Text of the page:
Obama’s Executive Order Aims to Strengthen Privacy and Toughen Cyber Security
US President Barack Obama signed an executive order aimed at strengthening cyber security by creating a series of best practices and encouraging institutions that handle critical infrastructure systems to implement a security framework by working together with key government institutions.
The framework will serve as a means of sharing intelligence between the government and private sector institutions to develop new and more efficient ways of defending US citizens, the economy, and other nations against cyber terrorist acts.
Privacy concerns were raised as actions such as cyber threats or cyber intrusions were not specifically defined and may violate user rights if not properly implemented. Critical infrastructure systems such as telecommunication networks and cloud-based systems are to be better protected if the framework is properly implemented.
“As used in this order, the term critical infrastructure means systems and assets, whether physical or virtual, so vital to the United States that the incapacity or destruction of such systems and assets would have a debilitating impact on security, national economic security, national public health or safety, or any combination of those matters,” reads the executive order.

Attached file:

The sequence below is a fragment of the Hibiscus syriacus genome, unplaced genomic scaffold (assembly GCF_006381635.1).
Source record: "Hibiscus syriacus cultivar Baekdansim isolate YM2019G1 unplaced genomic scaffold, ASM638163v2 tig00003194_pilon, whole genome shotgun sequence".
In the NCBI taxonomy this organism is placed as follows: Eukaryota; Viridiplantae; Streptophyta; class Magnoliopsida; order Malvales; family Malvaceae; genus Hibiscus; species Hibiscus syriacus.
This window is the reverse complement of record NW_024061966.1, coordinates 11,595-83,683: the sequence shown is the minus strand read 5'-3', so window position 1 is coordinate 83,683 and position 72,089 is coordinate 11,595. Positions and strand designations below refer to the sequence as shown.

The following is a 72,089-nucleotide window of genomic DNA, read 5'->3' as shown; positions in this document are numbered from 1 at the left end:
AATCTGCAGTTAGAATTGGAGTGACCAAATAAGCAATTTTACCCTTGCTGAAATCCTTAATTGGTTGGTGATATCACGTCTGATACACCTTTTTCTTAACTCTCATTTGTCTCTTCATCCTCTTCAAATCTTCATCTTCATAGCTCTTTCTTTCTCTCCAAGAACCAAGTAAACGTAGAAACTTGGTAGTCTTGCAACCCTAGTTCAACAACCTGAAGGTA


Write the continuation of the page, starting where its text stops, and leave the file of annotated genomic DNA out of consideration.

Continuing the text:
Preliminary implementation of the framework is scheduled to be presented by the US government within 240 days, starting from the day the executive was signed. Plans to update it based on new technological developments and security risks are also taken into consideration as the “framework” is supposed to provide long-term, state-of-the-art cyber-attacks protection.
“It is the policy of the United States government to increase the volume, timeliness, and quality of cyberthreat information shared with US private sector entities so that these entities may better protect and defend themselves against cyberthreats,” according to the executive order.
Although the executive order promises more transparency between government and the private sector, civil right experts believe the process should not negatively impact civil liberties by oversharing sensitive and personal user data with the U.S. government.